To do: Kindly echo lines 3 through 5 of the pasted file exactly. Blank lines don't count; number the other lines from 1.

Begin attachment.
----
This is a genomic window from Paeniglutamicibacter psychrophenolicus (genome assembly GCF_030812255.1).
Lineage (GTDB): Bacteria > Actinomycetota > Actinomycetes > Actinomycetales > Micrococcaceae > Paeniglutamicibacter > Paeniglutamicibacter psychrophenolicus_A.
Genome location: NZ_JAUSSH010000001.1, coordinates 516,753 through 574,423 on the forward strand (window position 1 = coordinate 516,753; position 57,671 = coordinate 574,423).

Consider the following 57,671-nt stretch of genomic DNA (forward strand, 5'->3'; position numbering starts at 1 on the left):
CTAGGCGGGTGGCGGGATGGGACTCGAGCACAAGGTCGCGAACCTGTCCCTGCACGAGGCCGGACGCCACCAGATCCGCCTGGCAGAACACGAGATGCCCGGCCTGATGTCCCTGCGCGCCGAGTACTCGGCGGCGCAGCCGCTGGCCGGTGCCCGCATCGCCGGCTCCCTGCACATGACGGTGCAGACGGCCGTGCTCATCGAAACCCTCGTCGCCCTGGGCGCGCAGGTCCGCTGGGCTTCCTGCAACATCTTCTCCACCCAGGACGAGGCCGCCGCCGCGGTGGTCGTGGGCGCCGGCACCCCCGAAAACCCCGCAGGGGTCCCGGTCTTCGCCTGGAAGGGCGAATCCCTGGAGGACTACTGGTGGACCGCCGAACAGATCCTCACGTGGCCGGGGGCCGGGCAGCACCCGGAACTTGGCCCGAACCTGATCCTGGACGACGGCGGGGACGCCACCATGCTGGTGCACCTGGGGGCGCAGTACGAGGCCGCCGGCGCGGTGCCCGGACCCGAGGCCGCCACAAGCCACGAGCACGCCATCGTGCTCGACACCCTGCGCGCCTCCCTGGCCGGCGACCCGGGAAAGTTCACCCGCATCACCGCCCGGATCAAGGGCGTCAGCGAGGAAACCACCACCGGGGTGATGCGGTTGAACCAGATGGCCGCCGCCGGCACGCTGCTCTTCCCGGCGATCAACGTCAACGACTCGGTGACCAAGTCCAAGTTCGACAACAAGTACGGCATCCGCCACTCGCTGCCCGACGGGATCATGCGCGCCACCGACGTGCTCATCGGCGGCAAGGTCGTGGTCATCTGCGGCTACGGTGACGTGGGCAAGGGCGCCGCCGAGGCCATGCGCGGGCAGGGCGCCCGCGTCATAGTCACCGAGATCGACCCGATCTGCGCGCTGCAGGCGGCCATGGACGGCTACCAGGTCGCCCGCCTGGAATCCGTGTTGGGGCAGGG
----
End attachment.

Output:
Genome location: NZ_JAUSSH010000001.1, coordinates 516,753 through 574,423 on the forward strand (window position 1 = coordinate 516,753; position 57,671 = coordinate 574,423).

Consider the following 57,671-nt stretch of genomic DNA (forward strand, 5'->3'; position numbering starts at 1 on the left):
CTAGGCGGGTGGCGGGATGGGACTCGAGCACAAGGTCGCGAACCTGTCCCTGCACGAGGCCGGACGCCACCAGATCCGCCTGGCAGAACACGAGATGCCCGGCCTGATGTCCCTGCGCGCCGAGTACTCGGCGGCGCAGCCGCTGGCCGGTGCCCGCATCGCCGGCTCCCTGCACATGACGGTGCAGACGGCCGTGCTCATCGAAACCCTCGTCGCCCTGGGCGCGCAGGTCCGCTGGGCTTCCTGCAACATCTTCTCCACCCAGGACGAGGCCGCCGCCGCGGTGGTCGTGGGCGCCGGCACCCCCGAAAACCCCGCAGGGGTCCCGGTCTTCGCCTGGAAGGGCGAATCCCTGGAGGACTACTGGTGGACCGCCGAACAGATCCTCACGTGGCCGGGGGCCGGGCAGCACCCGGAACTTGGCCCGAACCTGATCCTGGACGACGGCGGGGACGCCACCATGCTGGTGCACCTGGGGGCGCAGTACGAGGCCGCCGGCGCGGTGCCCGGACCCGAGGCCGCCACAAGCCACGAGCACGCCATCGTGCTCGACACCCTGCGCGCCTCCCTGGCCGGCGACCCGGGAAAGTTCACCCGCATCACCGCCCGGATCAAGGGCGTCAGCGAGGAAACCACCACCGGGGTGATGCGGTTGAACCAGATGGCCGCCGCCGGCACGCTGCTCTTCCCGGCGATCAACGTCAACGACTCGGTGACCAAGTCCAAGTTCGACAACAAGTACGGCATCCGCCACTCGCTGCCCGACGGGATCATGCGCGCCACCGACGTGCTCATCGGCGGCAAGGTCGTGGTCATCTGCGGCTACGGTGACGTGGGCAAGGGCGCCGCCGAGGCCATGCGCGGGCAGGGCGCCCGCGTCATAGTCACCGAGATCGACCCGATCTGCGCGCTGCAGGCGGCCATGGACGGCTACCAGGTCGCCCGCCTGGAATCCGTGTTGGGGCAGGG